The Effects of Ecstasy and Similar Drugs
MDMA (3,4-methylenedioxy-methamphetamine), also referred to as ecstasy and molly, is a chemical compound that affects mood and behavior. It does this by boosting the activity of three brain chemicals: dopamine, norepinephrine and serotonin. While MDMA effects vary from person to person, they usually include some of the following:
- Improved mood
- Increased energy and pleasure
- High levels of empathy and friendliness
- Lack of awareness regarding time and surroundings
- Paranoia and confusion
- Higher heart rate and blood pressure
- Nausea and chills
- Blurred vision and dilated pupils
- Teeth grinding
- Muscle aches
Once ingested, the effects usually last for about 3 to 6 hours. A common question when it comes to taking the substance is: Can you smoke molly? While MDMA smoking is possible, it generally doesn’t produce the traditional molly effects. Instead, most people take MDMA in tablet or capsule form. Less commonly, it might be swallowed as a liquid or snorted as a powder.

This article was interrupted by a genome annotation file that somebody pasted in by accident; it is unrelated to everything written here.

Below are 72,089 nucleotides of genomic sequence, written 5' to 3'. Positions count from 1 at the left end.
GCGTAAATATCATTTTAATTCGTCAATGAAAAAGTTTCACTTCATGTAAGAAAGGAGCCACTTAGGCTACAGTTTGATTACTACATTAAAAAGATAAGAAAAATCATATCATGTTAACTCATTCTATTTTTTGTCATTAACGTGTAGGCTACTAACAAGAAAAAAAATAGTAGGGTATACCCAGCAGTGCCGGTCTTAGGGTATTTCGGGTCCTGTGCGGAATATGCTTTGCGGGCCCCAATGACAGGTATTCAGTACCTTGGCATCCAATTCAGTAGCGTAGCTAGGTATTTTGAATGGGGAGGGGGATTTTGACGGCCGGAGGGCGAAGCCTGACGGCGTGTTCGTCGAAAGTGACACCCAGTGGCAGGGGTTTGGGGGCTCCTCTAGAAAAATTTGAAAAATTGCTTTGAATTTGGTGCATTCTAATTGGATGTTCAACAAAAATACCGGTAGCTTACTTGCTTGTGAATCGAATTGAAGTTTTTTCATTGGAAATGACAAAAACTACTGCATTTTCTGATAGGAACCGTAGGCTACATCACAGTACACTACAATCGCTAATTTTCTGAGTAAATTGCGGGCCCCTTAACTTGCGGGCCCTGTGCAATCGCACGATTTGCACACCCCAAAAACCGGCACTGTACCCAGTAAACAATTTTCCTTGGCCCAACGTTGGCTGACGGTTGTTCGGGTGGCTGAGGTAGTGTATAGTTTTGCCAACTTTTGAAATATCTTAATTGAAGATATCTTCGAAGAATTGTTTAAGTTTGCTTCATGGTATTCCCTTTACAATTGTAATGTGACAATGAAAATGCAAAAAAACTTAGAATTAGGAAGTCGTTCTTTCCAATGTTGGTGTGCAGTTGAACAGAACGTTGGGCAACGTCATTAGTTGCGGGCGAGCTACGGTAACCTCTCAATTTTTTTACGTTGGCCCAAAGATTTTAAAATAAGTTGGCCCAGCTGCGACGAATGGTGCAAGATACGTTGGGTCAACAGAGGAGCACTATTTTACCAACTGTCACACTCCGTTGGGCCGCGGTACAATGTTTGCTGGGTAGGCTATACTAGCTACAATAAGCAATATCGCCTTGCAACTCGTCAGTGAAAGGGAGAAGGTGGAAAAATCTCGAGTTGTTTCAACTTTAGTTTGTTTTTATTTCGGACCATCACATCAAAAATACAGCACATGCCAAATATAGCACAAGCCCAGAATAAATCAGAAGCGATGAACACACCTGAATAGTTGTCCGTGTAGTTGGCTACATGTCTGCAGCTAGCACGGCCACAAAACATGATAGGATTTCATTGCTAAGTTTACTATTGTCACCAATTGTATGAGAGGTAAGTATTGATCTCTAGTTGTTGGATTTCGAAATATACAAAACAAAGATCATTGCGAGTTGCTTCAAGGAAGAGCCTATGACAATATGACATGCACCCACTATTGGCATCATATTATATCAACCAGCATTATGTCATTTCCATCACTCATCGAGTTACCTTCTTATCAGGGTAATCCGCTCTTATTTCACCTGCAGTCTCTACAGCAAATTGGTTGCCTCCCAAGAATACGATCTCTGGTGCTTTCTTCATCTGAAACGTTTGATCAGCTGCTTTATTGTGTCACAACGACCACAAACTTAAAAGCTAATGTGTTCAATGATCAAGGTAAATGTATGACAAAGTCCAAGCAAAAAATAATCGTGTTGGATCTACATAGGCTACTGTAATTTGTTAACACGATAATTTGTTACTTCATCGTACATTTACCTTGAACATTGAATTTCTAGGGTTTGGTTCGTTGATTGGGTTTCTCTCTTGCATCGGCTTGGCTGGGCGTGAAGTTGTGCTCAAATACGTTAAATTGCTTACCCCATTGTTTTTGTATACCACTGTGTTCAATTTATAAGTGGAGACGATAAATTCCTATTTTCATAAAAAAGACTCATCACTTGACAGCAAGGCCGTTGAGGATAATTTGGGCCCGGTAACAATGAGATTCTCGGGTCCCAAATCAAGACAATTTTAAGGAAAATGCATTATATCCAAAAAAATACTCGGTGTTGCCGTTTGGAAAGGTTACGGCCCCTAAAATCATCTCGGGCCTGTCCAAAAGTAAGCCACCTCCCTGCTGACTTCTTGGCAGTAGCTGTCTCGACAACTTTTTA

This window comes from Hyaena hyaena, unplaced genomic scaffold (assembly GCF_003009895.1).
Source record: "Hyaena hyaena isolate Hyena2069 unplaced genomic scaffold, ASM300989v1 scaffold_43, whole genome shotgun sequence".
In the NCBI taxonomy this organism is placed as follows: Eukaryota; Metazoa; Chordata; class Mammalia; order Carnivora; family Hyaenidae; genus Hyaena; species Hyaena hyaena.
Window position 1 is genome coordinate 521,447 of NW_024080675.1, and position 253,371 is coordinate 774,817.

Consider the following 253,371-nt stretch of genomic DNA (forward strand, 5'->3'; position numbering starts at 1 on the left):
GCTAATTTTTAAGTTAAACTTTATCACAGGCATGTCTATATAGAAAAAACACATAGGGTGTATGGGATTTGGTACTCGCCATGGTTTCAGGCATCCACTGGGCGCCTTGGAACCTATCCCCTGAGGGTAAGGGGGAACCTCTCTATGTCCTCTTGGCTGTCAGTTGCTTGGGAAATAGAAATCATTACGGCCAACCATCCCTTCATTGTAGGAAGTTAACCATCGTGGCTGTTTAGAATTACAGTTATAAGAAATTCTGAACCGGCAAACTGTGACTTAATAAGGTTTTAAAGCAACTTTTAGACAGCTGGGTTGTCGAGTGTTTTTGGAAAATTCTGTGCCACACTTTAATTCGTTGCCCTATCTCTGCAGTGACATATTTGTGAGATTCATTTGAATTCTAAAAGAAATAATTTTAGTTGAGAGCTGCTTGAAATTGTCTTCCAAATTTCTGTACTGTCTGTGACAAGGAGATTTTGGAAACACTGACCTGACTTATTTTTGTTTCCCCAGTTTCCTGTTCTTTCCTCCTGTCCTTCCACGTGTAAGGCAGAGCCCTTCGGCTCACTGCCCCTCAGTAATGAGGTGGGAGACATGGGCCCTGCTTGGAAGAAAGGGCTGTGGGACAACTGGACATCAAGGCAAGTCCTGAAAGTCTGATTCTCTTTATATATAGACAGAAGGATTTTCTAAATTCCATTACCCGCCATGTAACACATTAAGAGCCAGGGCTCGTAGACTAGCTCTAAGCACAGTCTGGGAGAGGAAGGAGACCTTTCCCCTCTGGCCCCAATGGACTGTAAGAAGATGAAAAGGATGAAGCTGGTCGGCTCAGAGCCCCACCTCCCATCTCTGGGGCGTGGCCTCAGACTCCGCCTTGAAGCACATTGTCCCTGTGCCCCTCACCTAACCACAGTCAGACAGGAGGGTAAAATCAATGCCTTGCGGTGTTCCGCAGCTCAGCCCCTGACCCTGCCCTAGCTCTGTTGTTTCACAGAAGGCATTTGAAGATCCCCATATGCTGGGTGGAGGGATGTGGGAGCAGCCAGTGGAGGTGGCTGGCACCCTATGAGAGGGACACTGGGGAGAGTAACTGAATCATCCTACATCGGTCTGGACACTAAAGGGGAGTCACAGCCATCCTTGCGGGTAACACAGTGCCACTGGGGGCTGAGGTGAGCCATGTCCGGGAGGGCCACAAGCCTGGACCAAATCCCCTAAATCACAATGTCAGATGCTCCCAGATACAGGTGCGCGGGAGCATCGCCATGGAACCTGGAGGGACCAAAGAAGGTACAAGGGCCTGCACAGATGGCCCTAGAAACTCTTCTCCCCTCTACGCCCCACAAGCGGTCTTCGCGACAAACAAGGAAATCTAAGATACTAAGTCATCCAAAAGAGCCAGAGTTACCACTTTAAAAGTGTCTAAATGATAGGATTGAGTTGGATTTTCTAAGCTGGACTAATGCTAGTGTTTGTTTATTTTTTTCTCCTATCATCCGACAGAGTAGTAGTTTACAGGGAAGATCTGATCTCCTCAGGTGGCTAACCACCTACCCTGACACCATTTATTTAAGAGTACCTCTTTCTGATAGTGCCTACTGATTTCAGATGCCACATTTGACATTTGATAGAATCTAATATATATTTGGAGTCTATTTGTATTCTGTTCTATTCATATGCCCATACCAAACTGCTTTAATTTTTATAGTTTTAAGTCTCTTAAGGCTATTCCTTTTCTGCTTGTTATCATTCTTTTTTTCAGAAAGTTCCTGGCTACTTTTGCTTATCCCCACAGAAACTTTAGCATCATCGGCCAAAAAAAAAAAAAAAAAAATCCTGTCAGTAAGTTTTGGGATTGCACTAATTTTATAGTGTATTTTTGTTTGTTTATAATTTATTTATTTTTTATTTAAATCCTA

The extent of effects may vary depending on factors like height, weight, how much of the drug is consumed and whether the person is used to the drug. Over time, ecstasy use can produce symptoms such as increased depression, anxiety, decreased appetite, sleep problems and memory issues.
As with marijuana, it’s possible to develop physical and psychological dependency on molly. Those who become addicted may experience withdrawal symptoms such as depression or fatigue if they try to stop using the substance.
Compounded Weed and Molly Effects
Because they improve mood and lower inhibitions, both weed and molly are commonly found in social settings (such as nightclubs). As a result, they’re often used together. According to one study, 90% to 98% of MDMA users also use cannabis.
As mentioned earlier, the main reason people might combine the drugs is to feel both weed and molly effects simultaneously. Some people may be trying to maximize euphoria, while others might want to prolong the effects. Either way, combining the two drugs can have serious, long-term consequences such as: